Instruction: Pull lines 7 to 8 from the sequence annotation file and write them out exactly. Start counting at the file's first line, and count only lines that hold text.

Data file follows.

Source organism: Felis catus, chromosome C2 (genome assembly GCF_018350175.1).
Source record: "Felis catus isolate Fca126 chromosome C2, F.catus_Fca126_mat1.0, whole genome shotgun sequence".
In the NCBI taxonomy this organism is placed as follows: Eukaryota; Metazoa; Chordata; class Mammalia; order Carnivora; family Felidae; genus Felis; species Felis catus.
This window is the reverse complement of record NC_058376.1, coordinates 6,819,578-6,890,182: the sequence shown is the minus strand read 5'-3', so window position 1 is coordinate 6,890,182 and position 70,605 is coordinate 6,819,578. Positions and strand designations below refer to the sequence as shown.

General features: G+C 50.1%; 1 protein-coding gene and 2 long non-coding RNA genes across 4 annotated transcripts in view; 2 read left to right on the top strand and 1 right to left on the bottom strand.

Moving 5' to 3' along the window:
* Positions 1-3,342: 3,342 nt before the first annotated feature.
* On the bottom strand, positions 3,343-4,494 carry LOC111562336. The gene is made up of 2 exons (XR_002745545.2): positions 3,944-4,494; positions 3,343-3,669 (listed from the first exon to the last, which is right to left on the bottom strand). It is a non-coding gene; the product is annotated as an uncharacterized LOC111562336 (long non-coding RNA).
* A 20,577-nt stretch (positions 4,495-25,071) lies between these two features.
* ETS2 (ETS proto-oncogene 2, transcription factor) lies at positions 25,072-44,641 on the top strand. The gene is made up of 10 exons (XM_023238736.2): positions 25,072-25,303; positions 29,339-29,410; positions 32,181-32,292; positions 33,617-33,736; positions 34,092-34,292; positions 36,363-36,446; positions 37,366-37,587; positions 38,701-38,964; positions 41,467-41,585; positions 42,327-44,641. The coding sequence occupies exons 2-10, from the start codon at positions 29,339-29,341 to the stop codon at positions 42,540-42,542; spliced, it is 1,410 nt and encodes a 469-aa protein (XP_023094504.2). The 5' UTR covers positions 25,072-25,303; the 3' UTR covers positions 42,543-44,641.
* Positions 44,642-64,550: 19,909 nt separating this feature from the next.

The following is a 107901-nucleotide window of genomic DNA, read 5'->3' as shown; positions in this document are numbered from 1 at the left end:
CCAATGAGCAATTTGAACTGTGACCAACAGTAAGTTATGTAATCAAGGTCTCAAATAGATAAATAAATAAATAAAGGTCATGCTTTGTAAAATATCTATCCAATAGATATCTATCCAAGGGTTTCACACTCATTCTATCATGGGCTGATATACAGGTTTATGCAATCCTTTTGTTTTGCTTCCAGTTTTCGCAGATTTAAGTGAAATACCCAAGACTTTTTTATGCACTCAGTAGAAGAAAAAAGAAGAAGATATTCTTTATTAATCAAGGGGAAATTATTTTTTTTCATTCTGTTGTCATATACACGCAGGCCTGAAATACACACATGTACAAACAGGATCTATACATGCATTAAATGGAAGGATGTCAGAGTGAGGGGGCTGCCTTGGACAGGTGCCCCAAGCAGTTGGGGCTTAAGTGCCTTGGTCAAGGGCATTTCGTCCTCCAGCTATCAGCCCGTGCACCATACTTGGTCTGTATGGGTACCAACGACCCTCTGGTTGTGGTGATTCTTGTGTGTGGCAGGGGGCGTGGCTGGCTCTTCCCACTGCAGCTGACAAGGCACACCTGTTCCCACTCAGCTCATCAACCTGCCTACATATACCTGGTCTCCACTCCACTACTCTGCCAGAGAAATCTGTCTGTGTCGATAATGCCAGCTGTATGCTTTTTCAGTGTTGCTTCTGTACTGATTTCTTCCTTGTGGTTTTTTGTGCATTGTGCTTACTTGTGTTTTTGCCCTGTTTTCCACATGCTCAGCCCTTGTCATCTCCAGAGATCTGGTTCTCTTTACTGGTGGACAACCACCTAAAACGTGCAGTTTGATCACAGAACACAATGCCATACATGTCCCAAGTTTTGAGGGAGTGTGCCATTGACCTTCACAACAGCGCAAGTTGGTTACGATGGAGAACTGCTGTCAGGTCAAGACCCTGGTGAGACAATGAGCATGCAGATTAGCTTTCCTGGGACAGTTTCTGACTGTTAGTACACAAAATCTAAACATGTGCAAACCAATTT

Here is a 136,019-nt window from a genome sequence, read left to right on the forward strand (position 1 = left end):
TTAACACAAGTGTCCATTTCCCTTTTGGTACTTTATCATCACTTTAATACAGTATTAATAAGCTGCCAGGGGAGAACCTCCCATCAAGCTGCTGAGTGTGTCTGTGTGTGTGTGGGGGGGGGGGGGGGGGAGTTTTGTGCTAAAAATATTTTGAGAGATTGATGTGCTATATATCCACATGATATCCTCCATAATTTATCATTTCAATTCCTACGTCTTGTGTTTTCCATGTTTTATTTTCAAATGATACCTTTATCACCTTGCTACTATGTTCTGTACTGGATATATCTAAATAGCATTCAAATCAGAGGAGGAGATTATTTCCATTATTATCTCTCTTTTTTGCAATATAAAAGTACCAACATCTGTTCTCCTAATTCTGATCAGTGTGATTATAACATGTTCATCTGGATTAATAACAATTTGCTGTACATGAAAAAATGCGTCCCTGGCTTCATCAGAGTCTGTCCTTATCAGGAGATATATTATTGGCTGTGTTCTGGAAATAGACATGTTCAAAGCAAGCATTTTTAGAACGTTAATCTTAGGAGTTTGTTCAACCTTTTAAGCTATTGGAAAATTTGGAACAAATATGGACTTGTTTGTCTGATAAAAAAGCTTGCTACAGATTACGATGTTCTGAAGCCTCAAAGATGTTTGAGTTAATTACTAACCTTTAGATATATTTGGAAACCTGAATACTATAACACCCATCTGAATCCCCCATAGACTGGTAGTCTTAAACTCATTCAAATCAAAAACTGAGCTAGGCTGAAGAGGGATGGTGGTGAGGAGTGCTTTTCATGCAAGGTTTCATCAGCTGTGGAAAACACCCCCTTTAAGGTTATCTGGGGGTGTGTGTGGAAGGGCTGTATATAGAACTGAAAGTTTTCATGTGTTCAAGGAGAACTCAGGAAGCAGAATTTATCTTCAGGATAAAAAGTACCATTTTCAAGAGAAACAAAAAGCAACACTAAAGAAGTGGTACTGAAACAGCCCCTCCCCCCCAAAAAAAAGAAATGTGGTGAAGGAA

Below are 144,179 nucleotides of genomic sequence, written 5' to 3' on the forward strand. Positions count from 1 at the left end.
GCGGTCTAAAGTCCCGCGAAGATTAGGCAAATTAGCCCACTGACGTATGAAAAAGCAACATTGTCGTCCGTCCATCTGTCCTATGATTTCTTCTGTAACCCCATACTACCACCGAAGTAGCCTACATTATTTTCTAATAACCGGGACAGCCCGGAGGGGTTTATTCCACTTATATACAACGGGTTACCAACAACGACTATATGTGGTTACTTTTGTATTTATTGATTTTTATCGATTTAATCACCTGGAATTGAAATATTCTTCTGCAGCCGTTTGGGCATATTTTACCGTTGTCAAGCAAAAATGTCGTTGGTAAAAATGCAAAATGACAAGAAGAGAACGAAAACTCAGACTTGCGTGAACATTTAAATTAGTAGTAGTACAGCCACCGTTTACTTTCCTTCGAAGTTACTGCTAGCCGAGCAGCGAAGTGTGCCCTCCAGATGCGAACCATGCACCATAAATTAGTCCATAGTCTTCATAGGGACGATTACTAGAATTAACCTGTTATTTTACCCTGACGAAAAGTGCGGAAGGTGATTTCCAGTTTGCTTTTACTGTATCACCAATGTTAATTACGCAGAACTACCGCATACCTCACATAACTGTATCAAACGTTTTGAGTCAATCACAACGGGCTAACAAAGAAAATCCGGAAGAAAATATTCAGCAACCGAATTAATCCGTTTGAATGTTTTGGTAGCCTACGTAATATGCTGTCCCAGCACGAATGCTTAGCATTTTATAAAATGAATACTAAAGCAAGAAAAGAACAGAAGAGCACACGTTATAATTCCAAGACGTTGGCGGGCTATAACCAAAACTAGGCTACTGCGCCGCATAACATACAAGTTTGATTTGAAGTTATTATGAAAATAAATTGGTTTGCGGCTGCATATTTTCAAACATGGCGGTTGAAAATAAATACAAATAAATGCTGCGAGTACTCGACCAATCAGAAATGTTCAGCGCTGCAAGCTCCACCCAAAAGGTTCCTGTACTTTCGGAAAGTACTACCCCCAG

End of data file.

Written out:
* Positions 1-3,342: 3,342 nt before the first annotated feature.
* On the bottom strand, positions 3,343-4,494 carry LOC111562336. The gene is made up of 2 exons (XR_002745545.2): positions 3,944-4,494; positions 3,343-3,669 (listed from the first exon to the last, which is right to left on the bottom strand). It is a non-coding gene; the product is annotated as an uncharacterized LOC111562336 (long non-coding RNA).